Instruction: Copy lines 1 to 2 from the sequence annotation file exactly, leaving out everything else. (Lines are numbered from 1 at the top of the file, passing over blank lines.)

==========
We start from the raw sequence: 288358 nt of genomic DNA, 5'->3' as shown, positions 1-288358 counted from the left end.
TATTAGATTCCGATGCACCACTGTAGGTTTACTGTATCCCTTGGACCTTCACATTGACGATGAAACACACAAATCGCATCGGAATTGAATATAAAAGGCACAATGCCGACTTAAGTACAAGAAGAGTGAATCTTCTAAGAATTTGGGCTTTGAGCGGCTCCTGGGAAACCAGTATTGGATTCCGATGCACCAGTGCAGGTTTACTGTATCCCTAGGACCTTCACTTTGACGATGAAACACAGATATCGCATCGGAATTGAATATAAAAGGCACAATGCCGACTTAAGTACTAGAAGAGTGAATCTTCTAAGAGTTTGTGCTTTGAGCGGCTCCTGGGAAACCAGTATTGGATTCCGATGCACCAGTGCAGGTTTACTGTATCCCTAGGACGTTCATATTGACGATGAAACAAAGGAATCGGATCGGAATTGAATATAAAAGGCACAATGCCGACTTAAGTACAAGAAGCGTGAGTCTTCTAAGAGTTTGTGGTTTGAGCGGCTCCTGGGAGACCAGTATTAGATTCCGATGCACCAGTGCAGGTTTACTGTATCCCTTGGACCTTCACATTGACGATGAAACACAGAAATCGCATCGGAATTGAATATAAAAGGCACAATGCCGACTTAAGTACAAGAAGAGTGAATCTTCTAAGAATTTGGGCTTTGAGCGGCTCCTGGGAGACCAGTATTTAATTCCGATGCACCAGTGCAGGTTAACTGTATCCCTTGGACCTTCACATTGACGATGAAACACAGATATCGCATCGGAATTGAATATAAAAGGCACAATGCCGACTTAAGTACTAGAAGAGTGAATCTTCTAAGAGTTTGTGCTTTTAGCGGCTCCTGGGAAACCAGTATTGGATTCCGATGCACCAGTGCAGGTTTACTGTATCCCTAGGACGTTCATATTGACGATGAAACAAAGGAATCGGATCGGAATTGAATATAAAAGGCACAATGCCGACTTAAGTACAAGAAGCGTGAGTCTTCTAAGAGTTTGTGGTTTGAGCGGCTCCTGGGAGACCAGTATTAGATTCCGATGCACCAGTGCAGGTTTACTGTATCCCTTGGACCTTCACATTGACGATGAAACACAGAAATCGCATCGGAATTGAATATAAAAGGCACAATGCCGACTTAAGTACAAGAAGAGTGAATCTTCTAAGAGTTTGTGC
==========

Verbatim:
We start from the raw sequence: 288358 nt of genomic DNA, 5'->3' as shown, positions 1-288358 counted from the left end.
TATTAGATTCCGATGCACCACTGTAGGTTTACTGTATCCCTTGGACCTTCACATTGACGATGAAACACACAAATCGCATCGGAATTGAATATAAAAGGCACAATGCCGACTTAAGTACAAGAAGAGTGAATCTTCTAAGAATTTGGGCTTTGAGCGGCTCCTGGGAAACCAGTATTGGATTCCGATGCACCAGTGCAGGTTTACTGTATCCCTAGGACCTTCACTTTGACGATGAAACACAGATATCGCATCGGAATTGAATATAAAAGGCACAATGCCGACTTAAGTACTAGAAGAGTGAATCTTCTAAGAGTTTGTGCTTTGAGCGGCTCCTGGGAAACCAGTATTGGATTCCGATGCACCAGTGCAGGTTTACTGTATCCCTAGGACGTTCATATTGACGATGAAACAAAGGAATCGGATCGGAATTGAATATAAAAGGCACAATGCCGACTTAAGTACAAGAAGCGTGAGTCTTCTAAGAGTTTGTGGTTTGAGCGGCTCCTGGGAGACCAGTATTAGATTCCGATGCACCAGTGCAGGTTTACTGTATCCCTTGGACCTTCACATTGACGATGAAACACAGAAATCGCATCGGAATTGAATATAAAAGGCACAATGCCGACTTAAGTACAAGAAGAGTGAATCTTCTAAGAATTTGGGCTTTGAGCGGCTCCTGGGAGACCAGTATTTAATTCCGATGCACCAGTGCAGGTTAACTGTATCCCTTGGACCTTCACATTGACGATGAAACACAGATATCGCATCGGAATTGAATATAAAAGGCACAATGCCGACTTAAGTACTAGAAGAGTGAATCTTCTAAGAGTTTGTGCTTTTAGCGGCTCCTGGGAAACCAGTATTGGATTCCGATGCACCAGTGCAGGTTTACTGTATCCCTAGGACGTTCATATTGACGATGAAACAAAGGAATCGGATCGGAATTGAATATAAAAGGCACAATGCCGACTTAAGTACAAGAAGCGTGAGTCTTCTAAGAGTTTGTGGTTTGAGCGGCTCCTGGGAGACCAGTATTAGATTCCGATGCACCAGTGCAGGTTTACTGTATCCCTTGGACCTTCACATTGACGATGAAACACAGAAATCGCATCGGAATTGAATATAAAAGGCACAATGCCGACTTAAGTACAAGAAGAGTGAATCTTCTAAGAGTTTGTGC